The Incredible Way Your Mind Affects Your Metabolism

Get this — the nutrition labels on your packaged foods may be more powerful than you are aware. Sure, they provide some sort of transparency to processed foods — clarifying how much fat, carbohydrates, and calories you are dumping into your body. But your perception and reaction to this information can drastically alter how you digest meals. Yes, your conscious mind can actually control the way your body metabolizes food.

First, let’s take a step back. When you become hungry, it’s because your body needs fuel and produces the hormone grehlin to signal hunger. The more grehlin in your body, the less satisfied and hungrier you are. Increased levels of grehlin also slow your metabolism in preparation for food shortage — thanks to our survivalist ancestors. When grehlin levels diminish, that means you have consumed a hearty meal and your metabolism speeds up to take advantage of it. One would assume that this process is entirely calorie dependent. But, it seems that your mind may be able to control and override your grehlin levels. Crazy.

This breakthrough idea comes from a study by Amelia Crumb, who conducts research at Columbia Business School. Believing that labels have consequences by evoking a specific set of beliefs about the food, she began by whipping up a large batch of French vanilla milkshakes. After splitting it in half, one half was labeled “sensishake” and touted as fat-free, light, and 104 calories. The other half was “indulgence” and labelled as 640 calories with plenty of fats and sugars. Of course, they were all identical, coming in at 300 calories a portion. Half of the participants were given the supposed “diet” shake, while the other half drank the “heavier” shake. Their grehlin levels were measured pre and post shake.

Incredibly, the consumers of the splurge shake had grehlin levels low enough to suggest that they had actually consumed a 600-800 meal, rather than the 300 calorie shake they actually drank. This means their metabolisms were working faster to process and burn up the small meal because the brain perceived it as heavy. This was especially apparent when compared to volunteers who drank the sensishake, who still had lingering levels of grehlin even though the drinks were identical.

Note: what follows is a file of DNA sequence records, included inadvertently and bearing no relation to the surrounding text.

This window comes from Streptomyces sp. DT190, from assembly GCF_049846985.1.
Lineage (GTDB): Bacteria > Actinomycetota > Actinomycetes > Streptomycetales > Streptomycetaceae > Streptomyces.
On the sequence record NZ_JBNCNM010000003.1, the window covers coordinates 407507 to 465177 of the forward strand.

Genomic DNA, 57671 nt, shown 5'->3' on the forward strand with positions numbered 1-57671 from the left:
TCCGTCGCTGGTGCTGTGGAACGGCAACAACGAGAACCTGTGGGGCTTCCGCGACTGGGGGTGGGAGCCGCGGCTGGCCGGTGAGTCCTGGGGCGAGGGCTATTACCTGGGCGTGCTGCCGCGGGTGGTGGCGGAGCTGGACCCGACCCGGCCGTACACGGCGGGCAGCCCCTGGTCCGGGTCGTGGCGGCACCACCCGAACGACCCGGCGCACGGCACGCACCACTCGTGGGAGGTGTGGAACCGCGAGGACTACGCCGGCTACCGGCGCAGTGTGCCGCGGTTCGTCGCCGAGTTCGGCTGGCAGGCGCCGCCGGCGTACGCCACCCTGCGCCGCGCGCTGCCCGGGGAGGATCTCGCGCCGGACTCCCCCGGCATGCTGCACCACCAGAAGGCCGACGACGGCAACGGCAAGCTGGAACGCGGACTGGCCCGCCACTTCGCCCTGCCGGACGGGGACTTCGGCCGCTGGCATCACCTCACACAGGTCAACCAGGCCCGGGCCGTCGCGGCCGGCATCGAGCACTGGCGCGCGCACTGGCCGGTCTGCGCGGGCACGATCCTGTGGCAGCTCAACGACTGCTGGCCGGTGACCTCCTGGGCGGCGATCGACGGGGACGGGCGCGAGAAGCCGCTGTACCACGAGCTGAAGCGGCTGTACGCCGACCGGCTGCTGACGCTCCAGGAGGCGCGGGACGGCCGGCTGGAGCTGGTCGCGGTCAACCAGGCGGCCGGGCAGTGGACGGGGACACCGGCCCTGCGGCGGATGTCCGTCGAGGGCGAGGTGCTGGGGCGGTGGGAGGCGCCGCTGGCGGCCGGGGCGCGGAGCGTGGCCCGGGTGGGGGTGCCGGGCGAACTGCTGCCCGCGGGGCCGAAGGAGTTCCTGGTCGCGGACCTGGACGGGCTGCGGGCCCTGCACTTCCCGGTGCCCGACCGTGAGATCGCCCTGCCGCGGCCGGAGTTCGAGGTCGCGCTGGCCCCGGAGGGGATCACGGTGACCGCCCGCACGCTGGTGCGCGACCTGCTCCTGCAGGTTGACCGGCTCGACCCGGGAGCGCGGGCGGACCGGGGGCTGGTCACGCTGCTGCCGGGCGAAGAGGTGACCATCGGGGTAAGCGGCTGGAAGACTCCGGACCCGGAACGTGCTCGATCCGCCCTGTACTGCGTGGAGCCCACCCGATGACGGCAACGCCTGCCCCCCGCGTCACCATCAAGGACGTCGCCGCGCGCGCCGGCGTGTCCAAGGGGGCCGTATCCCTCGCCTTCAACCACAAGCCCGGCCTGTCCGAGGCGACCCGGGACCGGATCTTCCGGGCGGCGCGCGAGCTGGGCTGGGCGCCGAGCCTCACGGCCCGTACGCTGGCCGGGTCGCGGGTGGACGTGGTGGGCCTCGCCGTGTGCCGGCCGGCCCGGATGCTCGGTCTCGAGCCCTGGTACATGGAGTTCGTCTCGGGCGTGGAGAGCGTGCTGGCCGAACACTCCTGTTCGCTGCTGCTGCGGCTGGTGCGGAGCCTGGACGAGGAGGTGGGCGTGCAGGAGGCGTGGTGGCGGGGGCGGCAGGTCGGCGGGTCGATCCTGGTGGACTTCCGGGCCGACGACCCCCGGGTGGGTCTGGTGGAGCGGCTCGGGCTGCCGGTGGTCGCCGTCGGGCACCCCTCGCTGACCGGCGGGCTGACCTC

What does this mean exactly? It means that our mind has control over grehlin levels and our overall metabolisms due to how we perceive a meal. After reading nutrition labels, you may make a judgement on how healthy or indulgent that food is for your body. This judgement actually affects how your body reacts to and processes that meal. The mind is incredibly powerful.Check out the above video for more information.

The moral of the story? Eat natural foods and indulge in their rich, complex, satisfying flavors. Considering meals more wholesome or satisfying may actually help to boost your metabolism. Try to look at foods as hearty, nutrient-rich, and nourishing rather than healthy, light, or low-calorie. You’ll be less stressed about food, more positive, and more balanced in mind and body.

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Mike R
Mike R2 months ago


Evelyn M
Evelyn M9 months ago

Our minds can be amazing! Thanks for interesting article.

Angela Malafouris

All I can say is wow! I hope that next time I eat a healthy snack my brain would metabolise it as if I gulped down a whole table in the New Year's Eve celebration! Brain over matter! Come on brain let's do it! Let's wake up that metabolism! ^_^

Summerannie M.
Summerannie M2 years ago

The mind is a very complex thing and if you train it to believe it whatever the 'it' is then your entire body will change either way. Its like psyching yourself up saying ' I can do it.'' I cant do it'' I know I can do it'' ' yes.. see I did do it!'' Its all about believing but its in every part of your life not just this part.

We care capable of doing amazing things and its the brain that helps us.

Yuliya Grishina
Yuliya Grishina2 years ago

Thank you!

Janice Thompson
Janice Thompson3 years ago

I keep telling myself, I am losing weight, so far the scales say no.

Mary Donnelly
Mary Donnelly3 years ago

Great post.

Elena T.
Elena Poensgen3 years ago

Thank you :)

Julianna D.
Juliana D3 years ago

How very fascinating

Rose Roma
Rose R3 years ago

Labels have consequences. Social settings ( or lack thereof) have consequences, too.